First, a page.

When physicians are ordering power mobility for their patients, there is one form that is often the catalyst for many bumps in the road - the 7 element order. This 7 element order serves as the prescription for the power mobility device, and unless executed properly, a denial for an invalid order will inevitably result.
What are these standards?
In addition to National and Local Coverage Determinations, Policy Articles and an assortment of other resources available from CMS, here is a quick reference explaining each of the elements of the 7 element order, as well as answers to some of our most frequently asked questions surrounding the 7 element order.
1. Beneficiary or Patient Name
The prescribing physician must complete the 7 element order in its entirety. No exceptions.
Make sure that the patient name you list matches the rest of your medical record as well as the beneficiary name that Medicare has on file.
2. Face to Face Completion Date
The in-person visit (with the physician) and the mobility evaluation (with the therapist) are often referred to as the complete face-to-face examination.
The results of both components are combined to address Medicare’s power mobility algorithm in its entirety.
Either the date of the physician’s visit, or the date of the physician’s signature and concurrence with the therapist’s evaluation - whichever date is the latest in sequence - is considered to be the completion of the face-to-face, or F2F completion date.
3. Equipment Recommended
Remember this is a prescription, or order, for a power mobility device or power wheelchair. Either of those terms, or their abbreviations (PMD or PWC), is perfectly acceptable for Medicare.
4. Diagnosis or conditions related to the need for the power mobility device
The mobility-related diagnosis and any other conditions that directly impact mobility are sufficient. The physician does not need to list
ICD-10 codes, but they can if they wish. For example, narrative descriptions such as ALS or MS are fine.
5. Length of need
Medicare will not purchase a power mobility device for a short-term condition that is expected to resolve. Terms such as “lifetime” or “99 months” support lifetime mobility needs and communicate these needs to Medicare on your prescription.
6. Physician’s signature
The physician who performed the face-to-face mobility examination (ordering physician) must complete and sign with a valid signature. Ink or valid electronic signatures only – no stamps.
7. Date the physician signed the 7 element order
The date the physician completed and signed the 7 element order. This date can be the same as, or later than, the face-to-face completion date.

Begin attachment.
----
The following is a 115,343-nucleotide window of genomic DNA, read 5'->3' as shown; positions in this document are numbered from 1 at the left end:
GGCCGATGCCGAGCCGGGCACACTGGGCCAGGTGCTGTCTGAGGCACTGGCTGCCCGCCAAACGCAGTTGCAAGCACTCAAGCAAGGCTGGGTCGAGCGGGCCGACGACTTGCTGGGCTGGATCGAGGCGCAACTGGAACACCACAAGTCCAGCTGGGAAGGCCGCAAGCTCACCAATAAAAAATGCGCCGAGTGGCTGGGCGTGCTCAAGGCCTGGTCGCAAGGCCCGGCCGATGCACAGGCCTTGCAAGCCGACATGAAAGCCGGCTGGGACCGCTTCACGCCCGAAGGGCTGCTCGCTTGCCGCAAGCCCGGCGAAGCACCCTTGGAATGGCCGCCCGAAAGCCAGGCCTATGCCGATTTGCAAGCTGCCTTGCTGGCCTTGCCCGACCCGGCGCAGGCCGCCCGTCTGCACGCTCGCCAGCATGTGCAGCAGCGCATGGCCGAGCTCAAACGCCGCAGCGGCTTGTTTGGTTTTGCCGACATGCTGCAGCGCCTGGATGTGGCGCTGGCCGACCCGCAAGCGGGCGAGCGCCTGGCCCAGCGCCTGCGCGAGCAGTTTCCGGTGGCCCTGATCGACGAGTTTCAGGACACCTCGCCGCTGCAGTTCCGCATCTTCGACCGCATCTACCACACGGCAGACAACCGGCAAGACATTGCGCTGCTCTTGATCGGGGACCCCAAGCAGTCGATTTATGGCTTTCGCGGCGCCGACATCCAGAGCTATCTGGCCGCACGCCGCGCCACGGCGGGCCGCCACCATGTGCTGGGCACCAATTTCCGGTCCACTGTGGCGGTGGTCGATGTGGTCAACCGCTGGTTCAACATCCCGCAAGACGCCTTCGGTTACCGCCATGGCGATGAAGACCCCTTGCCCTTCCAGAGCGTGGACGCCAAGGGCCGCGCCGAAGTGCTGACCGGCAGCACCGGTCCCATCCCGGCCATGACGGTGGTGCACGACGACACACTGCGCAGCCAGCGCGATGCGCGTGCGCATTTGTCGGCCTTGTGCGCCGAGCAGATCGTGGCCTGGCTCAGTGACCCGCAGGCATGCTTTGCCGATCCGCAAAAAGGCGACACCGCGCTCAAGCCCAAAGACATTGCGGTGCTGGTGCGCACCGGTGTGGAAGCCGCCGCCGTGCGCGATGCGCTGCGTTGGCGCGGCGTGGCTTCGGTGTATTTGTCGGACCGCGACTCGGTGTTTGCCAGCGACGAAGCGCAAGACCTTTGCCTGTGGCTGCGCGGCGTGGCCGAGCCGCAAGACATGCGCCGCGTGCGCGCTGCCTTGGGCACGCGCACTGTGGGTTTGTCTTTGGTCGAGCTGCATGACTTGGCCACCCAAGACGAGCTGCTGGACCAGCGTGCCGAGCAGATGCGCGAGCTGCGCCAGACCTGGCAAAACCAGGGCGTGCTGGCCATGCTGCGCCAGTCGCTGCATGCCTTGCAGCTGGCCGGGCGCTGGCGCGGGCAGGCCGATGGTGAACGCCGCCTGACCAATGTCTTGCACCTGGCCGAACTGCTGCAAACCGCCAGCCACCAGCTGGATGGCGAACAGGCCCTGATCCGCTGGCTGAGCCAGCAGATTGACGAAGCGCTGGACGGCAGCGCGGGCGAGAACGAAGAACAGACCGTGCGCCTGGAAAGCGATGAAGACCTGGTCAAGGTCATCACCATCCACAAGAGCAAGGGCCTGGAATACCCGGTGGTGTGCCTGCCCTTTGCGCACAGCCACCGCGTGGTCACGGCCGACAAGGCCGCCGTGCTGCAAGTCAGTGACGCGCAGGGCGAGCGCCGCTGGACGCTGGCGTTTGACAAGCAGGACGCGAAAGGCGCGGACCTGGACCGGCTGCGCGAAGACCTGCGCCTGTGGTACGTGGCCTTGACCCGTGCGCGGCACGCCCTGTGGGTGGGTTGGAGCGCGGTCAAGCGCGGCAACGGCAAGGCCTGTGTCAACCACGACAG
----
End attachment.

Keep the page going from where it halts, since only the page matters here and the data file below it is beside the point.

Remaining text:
Frequently Asked Questions
1. Can the supplier, a nurse, or a medical assistant in my office complete the 7 element order for me?
The supplier may provide a template listing the 7 required elements, but is prohibited from completing any part of the 7 element order.
The ordering physician must personally complete the 7 element order; no one else in their office can complete. Reference the CMS Program Integrity Manual or Local Coverage Determination (LCD): Power Mobility Devices (L33789) for more details. https://www.cms.gov/medicare-coverage-database/details/lcd-details
2. I sent in the 7 element order, but now there’s another piece of paperwork that was sent to my office. Why wasn’t this “Detailed Product Description” included in the initial request?
Due to Medicare guidelines, the supplier must receive your 7 element order, mark it received with a date stamp within 45 days of the face-to-face completion date, and then generate and send the Detailed Product Description to the physician for signature and date. Medicare routinely checks that these dates all in alignment in their review and auditing processes.
3. Is a typed 7 element order acceptable? (Ex: a PDF that my medical assistant could complete and I’d sign.)
In a word – no. Medicare will accept true electronic 7 element orders - those that are integrated into electronic medical record systems as electronic prescriptions that show an audit trail - the physician completed it and electronically signed and dated. A PDF copy would not contain those elements and would not illustrate to Medicare that the physician completed the form on his/her own. This would result in a denial.
4. The physician that performed the patient’s face-to-face examination left our practice. Can the new doctor who is taking over the caseload write the 7 element order?
Not without seeing the patient for a face-to-face examination themselves. Medicare is very specific in their interpretation of this guideline. They must examine the patient for their power mobility needs.
Understanding Medicare’s guidelines for the 7 element order is the key to less frustration with the technical paperwork components required in Medicare’s power mobility process.
Like any other prescription, a 7 element order must be correct in order for the item to be authorized, dispensed and, ultimately, funded by Medicare. One element at a time, cleaner, faster orders can be achieved!
- CMS: Program Integrity Manual: 5.9.2 - Evidence of Medical Necessity: Wheelchair and Power Operated Vehicle (POV) Claims (Rev. 242: Issued: 02-22-08; Effective/Implementation Dates: 03-01-08) https://www.cms.gov/Regulations-and-Guidance/Guidance/Manuals/downloads/pim83c05.pdf
- CMS: Local Coverage Determination (LCD): Power Mobility Devices (L33789) https://www.cms.gov/medicare-coveragedatabase/details/lcd-details.